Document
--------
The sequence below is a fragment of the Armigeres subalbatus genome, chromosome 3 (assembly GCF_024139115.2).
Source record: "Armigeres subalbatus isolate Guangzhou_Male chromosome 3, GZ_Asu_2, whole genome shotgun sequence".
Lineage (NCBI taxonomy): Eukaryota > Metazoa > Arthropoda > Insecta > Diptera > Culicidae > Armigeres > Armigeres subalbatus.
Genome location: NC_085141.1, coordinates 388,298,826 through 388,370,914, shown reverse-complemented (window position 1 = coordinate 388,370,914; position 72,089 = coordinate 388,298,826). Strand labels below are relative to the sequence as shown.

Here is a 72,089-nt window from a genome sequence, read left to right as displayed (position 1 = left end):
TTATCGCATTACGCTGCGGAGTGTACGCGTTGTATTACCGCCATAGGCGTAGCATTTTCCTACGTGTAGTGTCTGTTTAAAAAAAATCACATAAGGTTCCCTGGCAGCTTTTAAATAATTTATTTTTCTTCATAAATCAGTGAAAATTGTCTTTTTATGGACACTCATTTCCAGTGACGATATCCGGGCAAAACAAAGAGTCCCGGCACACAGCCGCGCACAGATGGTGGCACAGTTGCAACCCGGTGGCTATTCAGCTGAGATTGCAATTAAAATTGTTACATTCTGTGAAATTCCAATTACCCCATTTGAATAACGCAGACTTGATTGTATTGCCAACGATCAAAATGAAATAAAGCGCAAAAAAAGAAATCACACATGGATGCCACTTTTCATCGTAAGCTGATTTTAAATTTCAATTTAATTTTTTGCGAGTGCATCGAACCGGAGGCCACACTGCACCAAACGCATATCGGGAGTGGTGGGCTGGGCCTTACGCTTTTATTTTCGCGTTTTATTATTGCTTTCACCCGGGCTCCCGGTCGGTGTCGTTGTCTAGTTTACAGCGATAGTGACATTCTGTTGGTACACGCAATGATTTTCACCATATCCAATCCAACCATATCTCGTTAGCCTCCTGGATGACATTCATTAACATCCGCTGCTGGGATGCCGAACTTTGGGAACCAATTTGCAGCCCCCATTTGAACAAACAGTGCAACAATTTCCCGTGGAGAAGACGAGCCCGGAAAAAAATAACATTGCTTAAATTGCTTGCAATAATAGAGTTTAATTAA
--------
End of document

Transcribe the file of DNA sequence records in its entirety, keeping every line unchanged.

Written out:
The sequence below is a fragment of the Armigeres subalbatus genome, chromosome 3 (assembly GCF_024139115.2).
Source record: "Armigeres subalbatus isolate Guangzhou_Male chromosome 3, GZ_Asu_2, whole genome shotgun sequence".
Lineage (NCBI taxonomy): Eukaryota > Metazoa > Arthropoda > Insecta > Diptera > Culicidae > Armigeres > Armigeres subalbatus.
Genome location: NC_085141.1, coordinates 388,298,826 through 388,370,914, shown reverse-complemented (window position 1 = coordinate 388,370,914; position 72,089 = coordinate 388,298,826). Strand labels below are relative to the sequence as shown.

Here is a 72,089-nt window from a genome sequence, read left to right as displayed (position 1 = left end):
TTATCGCATTACGCTGCGGAGTGTACGCGTTGTATTACCGCCATAGGCGTAGCATTTTCCTACGTGTAGTGTCTGTTTAAAAAAAATCACATAAGGTTCCCTGGCAGCTTTTAAATAATTTATTTTTCTTCATAAATCAGTGAAAATTGTCTTTTTATGGACACTCATTTCCAGTGACGATATCCGGGCAAAACAAAGAGTCCCGGCACACAGCCGCGCACAGATGGTGGCACAGTTGCAACCCGGTGGCTATTCAGCTGAGATTGCAATTAAAATTGTTACATTCTGTGAAATTCCAATTACCCCATTTGAATAACGCAGACTTGATTGTATTGCCAACGATCAAAATGAAATAAAGCGCAAAAAAAGAAATCACACATGGATGCCACTTTTCATCGTAAGCTGATTTTAAATTTCAATTTAATTTTTTGCGAGTGCATCGAACCGGAGGCCACACTGCACCAAACGCATATCGGGAGTGGTGGGCTGGGCCTTACGCTTTTATTTTCGCGTTTTATTATTGCTTTCACCCGGGCTCCCGGTCGGTGTCGTTGTCTAGTTTACAGCGATAGTGACATTCTGTTGGTACACGCAATGATTTTCACCATATCCAATCCAACCATATCTCGTTAGCCTCCTGGATGACATTCATTAACATCCGCTGCTGGGATGCCGAACTTTGGGAACCAATTTGCAGCCCCCATTTGAACAAACAGTGCAACAATTTCCCGTGGAGAAGACGAGCCCGGAAAAAAATAACATTGCTTAAATTGCTTGCAATAATAGAGTTTAATTAA